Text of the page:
“Hustle” is Smart, Witty, Snappy and Definitely Likeable

The opening sequence of “American Hustle” bears an eerie resemblance to the first few minutes of another Christian Bale film. Yet, instead of the narcissist narration, the great hair and the killer abs, we’re introduced to a portly man with a combover and a very disco-themed sense of style: Irving Goffman. Definitely a far cry from Patrick Bateman.

Similarities are scattered about this movie. From a clear display of mental instability on the part of Bradley Cooper’s character to the use of dance as a way of furthering a romantic connection (from the ballroom scene in Silver Linings to the dizzying disco dance between Sydney and Richie in Hustle), we see some recurring themes from last year’s Silver Linings Playbook used well in this movie. Even the cameo of a certain Hollywood veteran is from the previous film.

But don’t get me wrong: American Hustle is not Silver Linings set in the 1970s meets Dicky Eklund. This is a whole other film, one that seems to have more personality, more flair, and (oddly) more cleavage. It’s a loose dramatization of the Abscam sting operation, an FBI bust during the late 1970s that led to the arrest of a number of congressmen and senators. The characters in the film are loosely based on real life people.

Bale and Amy Adams play con artist lovers who are caught by Cooper, the FBI agent, and forced to participate in the operation or face jail time. Jennifer Lawrence plays Bale’s unpredictable wife Roslyn, and Jeremy Renner plays the innocent New Jersey mayor dragged into the fray that stains his career.

Both Adams and Lawrence play strong, unstable female leads. Many lauded Jennifer’s role in last year’s Silver Linings, yet she one-upped her previous role with Roslyn. It’s remarkable how well Adams has grown– from playing the air-headed princess in Disney’s “Enchanted”, she’s grown to portray a smart, sexy con artist with a hidden agenda. Adams has received numerous nominations before, but this role deserves due recognition. Let’s hope she gets it.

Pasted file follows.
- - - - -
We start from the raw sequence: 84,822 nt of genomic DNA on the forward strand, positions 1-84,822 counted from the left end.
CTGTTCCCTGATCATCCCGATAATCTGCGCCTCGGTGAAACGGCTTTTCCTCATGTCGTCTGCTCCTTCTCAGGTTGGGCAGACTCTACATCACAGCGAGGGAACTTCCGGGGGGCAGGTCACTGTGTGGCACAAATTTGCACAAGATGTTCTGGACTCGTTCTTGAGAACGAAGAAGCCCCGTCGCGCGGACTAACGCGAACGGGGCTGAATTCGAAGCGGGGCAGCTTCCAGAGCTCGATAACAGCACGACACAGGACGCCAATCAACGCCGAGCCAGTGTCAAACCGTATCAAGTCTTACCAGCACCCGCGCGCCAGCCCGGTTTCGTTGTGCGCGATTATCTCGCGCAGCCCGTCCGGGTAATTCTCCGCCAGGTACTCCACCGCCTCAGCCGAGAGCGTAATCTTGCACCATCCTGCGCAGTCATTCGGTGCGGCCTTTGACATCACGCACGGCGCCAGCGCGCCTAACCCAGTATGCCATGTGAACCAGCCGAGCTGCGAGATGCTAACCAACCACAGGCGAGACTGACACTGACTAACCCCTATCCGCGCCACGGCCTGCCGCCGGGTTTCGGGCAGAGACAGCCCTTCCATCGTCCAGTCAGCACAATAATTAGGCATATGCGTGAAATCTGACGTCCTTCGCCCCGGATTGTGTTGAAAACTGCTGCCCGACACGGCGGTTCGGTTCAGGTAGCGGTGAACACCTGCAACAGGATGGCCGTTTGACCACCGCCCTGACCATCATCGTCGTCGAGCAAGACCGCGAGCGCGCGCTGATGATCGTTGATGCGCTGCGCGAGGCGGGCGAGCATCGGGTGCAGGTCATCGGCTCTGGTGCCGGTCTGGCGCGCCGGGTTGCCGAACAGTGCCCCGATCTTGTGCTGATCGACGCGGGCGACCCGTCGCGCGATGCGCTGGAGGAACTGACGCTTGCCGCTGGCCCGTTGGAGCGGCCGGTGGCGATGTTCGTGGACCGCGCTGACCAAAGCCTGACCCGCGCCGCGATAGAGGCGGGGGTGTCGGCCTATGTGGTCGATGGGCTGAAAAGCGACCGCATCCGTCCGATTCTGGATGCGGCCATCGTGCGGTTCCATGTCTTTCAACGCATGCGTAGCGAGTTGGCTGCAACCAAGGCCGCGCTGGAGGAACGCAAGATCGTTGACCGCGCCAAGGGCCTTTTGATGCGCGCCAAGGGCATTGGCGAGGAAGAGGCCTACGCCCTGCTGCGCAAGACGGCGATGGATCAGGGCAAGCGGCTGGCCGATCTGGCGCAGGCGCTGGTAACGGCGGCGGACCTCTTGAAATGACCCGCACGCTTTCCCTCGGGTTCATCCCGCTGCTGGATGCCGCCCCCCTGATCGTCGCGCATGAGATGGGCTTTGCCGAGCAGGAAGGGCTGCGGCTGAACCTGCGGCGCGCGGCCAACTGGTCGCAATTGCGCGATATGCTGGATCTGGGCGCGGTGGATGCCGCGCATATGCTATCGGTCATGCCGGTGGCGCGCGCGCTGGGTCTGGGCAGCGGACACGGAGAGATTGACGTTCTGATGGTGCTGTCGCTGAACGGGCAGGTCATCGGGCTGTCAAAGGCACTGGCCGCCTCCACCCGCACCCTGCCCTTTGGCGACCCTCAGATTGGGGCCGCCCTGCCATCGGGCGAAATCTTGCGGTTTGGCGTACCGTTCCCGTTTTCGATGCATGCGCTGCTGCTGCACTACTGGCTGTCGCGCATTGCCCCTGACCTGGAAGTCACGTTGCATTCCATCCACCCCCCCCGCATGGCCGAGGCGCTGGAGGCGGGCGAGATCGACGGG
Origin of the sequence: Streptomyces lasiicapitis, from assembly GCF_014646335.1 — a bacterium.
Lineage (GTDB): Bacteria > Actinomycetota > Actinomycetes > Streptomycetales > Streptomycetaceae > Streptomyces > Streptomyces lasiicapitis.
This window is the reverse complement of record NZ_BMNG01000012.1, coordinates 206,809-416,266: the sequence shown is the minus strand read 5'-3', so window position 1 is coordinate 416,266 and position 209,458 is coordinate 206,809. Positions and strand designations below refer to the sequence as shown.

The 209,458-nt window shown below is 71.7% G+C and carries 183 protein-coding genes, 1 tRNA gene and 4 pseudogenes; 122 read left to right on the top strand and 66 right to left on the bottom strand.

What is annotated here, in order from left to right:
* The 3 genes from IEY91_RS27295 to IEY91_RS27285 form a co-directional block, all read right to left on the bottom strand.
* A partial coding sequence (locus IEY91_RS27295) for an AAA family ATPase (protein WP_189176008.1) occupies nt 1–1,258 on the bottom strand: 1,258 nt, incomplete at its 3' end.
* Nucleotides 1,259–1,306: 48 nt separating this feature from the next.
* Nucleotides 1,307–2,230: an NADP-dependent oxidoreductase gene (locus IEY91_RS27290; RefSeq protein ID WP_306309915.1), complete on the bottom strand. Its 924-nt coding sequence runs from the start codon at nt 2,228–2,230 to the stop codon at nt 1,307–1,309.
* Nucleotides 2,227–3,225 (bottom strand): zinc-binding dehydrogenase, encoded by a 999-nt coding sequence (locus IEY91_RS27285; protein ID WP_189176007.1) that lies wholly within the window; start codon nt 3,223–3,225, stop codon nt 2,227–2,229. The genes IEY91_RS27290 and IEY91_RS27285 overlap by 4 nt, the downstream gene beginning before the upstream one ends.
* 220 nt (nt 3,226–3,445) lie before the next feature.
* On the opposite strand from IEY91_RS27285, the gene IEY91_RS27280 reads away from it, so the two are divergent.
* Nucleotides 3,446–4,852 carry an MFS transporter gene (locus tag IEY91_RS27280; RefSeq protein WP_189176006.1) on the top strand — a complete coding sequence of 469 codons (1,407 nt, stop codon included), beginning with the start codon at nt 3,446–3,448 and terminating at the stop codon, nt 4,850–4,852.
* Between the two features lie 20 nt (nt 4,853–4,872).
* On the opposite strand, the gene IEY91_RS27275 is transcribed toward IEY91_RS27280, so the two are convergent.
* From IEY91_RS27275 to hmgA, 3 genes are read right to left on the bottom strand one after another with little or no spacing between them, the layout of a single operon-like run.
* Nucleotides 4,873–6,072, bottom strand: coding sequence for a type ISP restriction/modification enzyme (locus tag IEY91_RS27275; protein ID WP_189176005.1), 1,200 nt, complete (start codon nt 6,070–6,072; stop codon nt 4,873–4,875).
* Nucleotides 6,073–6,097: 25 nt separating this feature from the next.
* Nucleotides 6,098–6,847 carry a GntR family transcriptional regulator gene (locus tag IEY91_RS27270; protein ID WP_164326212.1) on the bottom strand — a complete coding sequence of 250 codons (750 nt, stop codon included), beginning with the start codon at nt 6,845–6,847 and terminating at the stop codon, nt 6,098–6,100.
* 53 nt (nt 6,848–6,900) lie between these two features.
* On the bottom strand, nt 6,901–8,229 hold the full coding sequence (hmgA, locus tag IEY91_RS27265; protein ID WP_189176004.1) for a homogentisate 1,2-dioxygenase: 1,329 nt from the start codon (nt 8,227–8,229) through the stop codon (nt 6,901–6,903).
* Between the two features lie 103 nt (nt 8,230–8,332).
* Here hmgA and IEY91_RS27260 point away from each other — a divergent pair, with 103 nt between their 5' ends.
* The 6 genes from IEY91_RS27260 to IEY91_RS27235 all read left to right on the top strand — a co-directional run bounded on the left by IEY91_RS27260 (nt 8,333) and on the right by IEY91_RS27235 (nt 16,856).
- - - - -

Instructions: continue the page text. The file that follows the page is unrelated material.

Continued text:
Despite the overwhelming physical transformation, many are saying this isn’t Christian Bale at his best. At some point, they’re right– yet overall they’re wrong. In Hustle, we’re treated once more to an immersive portrayal. We spend half the film seeing Bale in shades and only recognize him once those signature Batman eyes make an appearance towards the end of the film. He gives us what any actor should– a portrayal which sees him immerse himself into a whole other persona. An incredible sight to behold.

Honestly, Cooper has yet to get to award-worthy when it comes to his acting. But he’s getting there: Silver Linings is enough indication of that. Unfortunately Hustle was an almost-repeat of Silver Linings– the only difference being the hair, the time period and the occupation. I saw nothing new with him in this movie. Renner was almost forgettable, unfortunately– but the Jersey accent was legit (is he from there?).

Hustle’s narrative can be dizzying at first, but it falls right on its feet as the movie goes on. In medias res seems to be the new in thing in film for this year, as even 12 Years A Slave opts for the same technique. In terms of costume design, Hustle gets the look right and could almost be in close contention with Gatsby for the Best Costume Design trophy come March.

Overall, American Hustle is smart, snappy and pulls heartstrings when it can. David O Russell is on the way to becoming a Hollywood great with a distinct brand of filmmaking that seems to resonate well with the current generation. He doesn’t stick to one particular genre and instead makes movies that could easily be likened to life itself– complete with the good parts (comedy), the bad parts (drama) and everything in between.

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